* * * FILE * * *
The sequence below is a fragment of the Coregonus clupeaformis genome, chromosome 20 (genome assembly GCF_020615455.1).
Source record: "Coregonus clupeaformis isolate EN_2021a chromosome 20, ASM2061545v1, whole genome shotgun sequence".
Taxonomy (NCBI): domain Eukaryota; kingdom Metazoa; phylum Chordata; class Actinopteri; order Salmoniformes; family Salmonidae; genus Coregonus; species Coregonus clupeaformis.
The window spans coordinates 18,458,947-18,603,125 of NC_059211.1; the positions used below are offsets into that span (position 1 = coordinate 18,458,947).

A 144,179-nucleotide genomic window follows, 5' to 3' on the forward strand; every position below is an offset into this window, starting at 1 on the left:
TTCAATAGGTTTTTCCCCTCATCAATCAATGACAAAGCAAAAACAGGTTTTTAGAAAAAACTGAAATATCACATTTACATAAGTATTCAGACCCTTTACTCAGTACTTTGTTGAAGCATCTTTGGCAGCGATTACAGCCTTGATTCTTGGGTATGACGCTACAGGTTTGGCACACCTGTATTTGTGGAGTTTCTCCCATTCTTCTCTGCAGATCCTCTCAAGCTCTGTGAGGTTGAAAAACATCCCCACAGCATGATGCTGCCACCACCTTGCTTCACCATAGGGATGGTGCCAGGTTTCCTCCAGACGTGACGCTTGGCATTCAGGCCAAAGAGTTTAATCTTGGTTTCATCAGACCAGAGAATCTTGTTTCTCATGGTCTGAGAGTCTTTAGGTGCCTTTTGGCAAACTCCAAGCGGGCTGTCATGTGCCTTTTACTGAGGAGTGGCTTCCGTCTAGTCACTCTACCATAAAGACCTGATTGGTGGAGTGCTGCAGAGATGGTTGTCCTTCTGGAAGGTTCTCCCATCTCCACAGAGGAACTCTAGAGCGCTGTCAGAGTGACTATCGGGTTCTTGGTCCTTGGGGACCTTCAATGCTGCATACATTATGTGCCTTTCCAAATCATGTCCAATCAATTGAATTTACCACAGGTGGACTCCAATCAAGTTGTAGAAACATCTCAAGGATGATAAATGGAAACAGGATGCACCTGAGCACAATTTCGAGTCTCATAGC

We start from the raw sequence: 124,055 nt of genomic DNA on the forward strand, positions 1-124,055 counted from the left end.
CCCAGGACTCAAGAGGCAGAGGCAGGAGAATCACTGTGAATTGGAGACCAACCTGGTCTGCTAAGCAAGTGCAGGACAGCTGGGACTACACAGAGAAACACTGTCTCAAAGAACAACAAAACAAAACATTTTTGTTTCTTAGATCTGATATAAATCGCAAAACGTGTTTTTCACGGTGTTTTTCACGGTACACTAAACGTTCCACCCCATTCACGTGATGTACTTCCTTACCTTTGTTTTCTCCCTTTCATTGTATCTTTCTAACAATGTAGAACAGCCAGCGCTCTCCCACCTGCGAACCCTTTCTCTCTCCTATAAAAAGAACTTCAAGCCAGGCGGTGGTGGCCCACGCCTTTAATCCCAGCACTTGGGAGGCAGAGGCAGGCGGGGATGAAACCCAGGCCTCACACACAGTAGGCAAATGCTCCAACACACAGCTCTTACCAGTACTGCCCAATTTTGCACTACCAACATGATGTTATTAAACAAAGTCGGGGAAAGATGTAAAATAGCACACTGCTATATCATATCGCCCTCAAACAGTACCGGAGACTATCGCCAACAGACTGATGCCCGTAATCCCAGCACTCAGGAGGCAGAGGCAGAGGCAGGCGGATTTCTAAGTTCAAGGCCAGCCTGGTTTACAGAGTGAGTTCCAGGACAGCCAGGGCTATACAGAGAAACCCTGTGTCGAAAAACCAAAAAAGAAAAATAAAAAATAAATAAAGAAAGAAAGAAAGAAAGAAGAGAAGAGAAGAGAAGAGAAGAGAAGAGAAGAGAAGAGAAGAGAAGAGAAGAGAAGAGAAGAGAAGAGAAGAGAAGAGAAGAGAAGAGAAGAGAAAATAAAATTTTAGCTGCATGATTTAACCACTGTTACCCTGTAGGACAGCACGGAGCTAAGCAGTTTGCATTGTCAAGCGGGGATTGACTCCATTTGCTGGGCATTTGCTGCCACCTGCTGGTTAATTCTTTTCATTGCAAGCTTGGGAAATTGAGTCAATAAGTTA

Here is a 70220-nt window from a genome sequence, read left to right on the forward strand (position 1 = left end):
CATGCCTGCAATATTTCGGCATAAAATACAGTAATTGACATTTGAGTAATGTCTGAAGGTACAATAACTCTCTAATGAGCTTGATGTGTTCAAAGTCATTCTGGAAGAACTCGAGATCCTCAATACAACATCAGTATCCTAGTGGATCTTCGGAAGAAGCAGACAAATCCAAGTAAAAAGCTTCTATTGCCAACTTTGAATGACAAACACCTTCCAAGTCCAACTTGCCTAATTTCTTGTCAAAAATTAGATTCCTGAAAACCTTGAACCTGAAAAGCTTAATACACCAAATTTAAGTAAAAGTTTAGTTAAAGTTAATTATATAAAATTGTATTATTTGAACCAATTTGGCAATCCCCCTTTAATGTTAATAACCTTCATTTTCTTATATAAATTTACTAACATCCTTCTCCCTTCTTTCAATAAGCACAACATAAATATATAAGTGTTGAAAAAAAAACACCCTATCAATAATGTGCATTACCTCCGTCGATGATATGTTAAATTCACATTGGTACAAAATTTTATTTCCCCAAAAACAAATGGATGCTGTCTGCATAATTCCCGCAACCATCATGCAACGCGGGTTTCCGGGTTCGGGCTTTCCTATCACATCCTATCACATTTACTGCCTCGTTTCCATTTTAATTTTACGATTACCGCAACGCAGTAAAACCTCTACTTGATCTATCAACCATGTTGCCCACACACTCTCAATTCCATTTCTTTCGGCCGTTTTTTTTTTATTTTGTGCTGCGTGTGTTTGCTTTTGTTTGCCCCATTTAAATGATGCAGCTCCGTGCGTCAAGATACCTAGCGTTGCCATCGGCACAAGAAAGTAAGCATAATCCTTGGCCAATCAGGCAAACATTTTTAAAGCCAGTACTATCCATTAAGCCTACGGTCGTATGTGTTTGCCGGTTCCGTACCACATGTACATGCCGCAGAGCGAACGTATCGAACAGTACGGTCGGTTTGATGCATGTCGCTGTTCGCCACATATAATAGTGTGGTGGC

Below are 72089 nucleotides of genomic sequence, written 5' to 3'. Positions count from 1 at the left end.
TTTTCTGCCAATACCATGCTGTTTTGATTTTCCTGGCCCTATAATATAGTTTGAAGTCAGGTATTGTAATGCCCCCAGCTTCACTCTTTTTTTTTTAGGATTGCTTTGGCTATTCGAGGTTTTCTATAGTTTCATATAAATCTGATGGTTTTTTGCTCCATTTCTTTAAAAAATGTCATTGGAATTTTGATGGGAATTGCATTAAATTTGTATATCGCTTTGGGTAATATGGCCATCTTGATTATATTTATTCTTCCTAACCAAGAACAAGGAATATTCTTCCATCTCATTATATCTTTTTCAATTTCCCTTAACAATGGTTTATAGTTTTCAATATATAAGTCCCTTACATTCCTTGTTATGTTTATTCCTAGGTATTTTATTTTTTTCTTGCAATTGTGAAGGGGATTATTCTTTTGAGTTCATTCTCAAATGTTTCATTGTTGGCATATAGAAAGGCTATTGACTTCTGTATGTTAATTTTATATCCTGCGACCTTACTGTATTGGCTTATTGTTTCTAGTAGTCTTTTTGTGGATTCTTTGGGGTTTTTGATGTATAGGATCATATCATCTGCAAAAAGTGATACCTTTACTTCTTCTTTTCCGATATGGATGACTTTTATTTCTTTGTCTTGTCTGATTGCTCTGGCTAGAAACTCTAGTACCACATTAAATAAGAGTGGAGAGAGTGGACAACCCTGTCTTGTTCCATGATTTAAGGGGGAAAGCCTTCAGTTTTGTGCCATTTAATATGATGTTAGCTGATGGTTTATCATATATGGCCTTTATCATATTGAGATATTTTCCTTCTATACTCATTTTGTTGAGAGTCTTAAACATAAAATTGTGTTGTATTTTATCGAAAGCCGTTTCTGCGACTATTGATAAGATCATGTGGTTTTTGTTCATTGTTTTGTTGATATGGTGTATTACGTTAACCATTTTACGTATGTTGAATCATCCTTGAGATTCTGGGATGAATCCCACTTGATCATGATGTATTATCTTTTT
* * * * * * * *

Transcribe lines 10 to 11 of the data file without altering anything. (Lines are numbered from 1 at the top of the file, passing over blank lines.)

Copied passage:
CATGCCTGCAATATTTCGGCATAAAATACAGTAATTGACATTTGAGTAATGTCTGAAGGTACAATAACTCTCTAATGAGCTTGATGTGTTCAAAGTCATTCTGGAAGAACTCGAGATCCTCAATACAACATCAGTATCCTAGTGGATCTTCGGAAGAAGCAGACAAATCCAAGTAAAAAGCTTCTATTGCCAACTTTGAATGACAAACACCTTCCAAGTCCAACTTGCCTAATTTCTTGTCAAAAATTAGATTCCTGAAAACCTTGAACCTGAAAAGCTTAATACACCAAATTTAAGTAAAAGTTTAGTTAAAGTTAATTATATAAAATTGTATTATTTGAACCAATTTGGCAATCCCCCTTTAATGTTAATAACCTTCATTTTCTTATATAAATTTACTAACATCCTTCTCCCTTCTTTCAATAAGCACAACATAAATATATAAGTGTTGAAAAAAAAACACCCTATCAATAATGTGCATTACCTCCGTCGATGATATGTTAAATTCACATTGGTACAAAATTTTATTTCCCCAAAAACAAATGGATGCTGTCTGCATAATTCCCGCAACCATCATGCAACGCGGGTTTCCGGGTTCGGGCTTTCCTATCACATCCTATCACATTTACTGCCTCGTTTCCATTTTAATTTTACGATTACCGCAACGCAGTAAAACCTCTACTTGATCTATCAACCATGTTGCCCACACACTCTCAATTCCATTTCTTTCGGCCGTTTTTTTTTTATTTTGTGCTGCGTGTGTTTGCTTTTGTTTGCCCCATTTAAATGATGCAGCTCCGTGCGTCAAGATACCTAGCGTTGCCATCGGCACAAGAAAGTAAGCATAATCCTTGGCCAATCAGGCAAACATTTTTAAAGCCAGTACTATCCATTAAGCCTACGGTCGTATGTGTTTGCCGGTTCCGTACCACATGTACATGCCGCAGAGCGAACGTATCGAACAGTACGGTCGGTTTGATGCATGTCGCTGTTCGCCACATATAATAGTGTGGTGGC

Below are 72089 nucleotides of genomic sequence, written 5' to 3'. Positions count from 1 at the left end.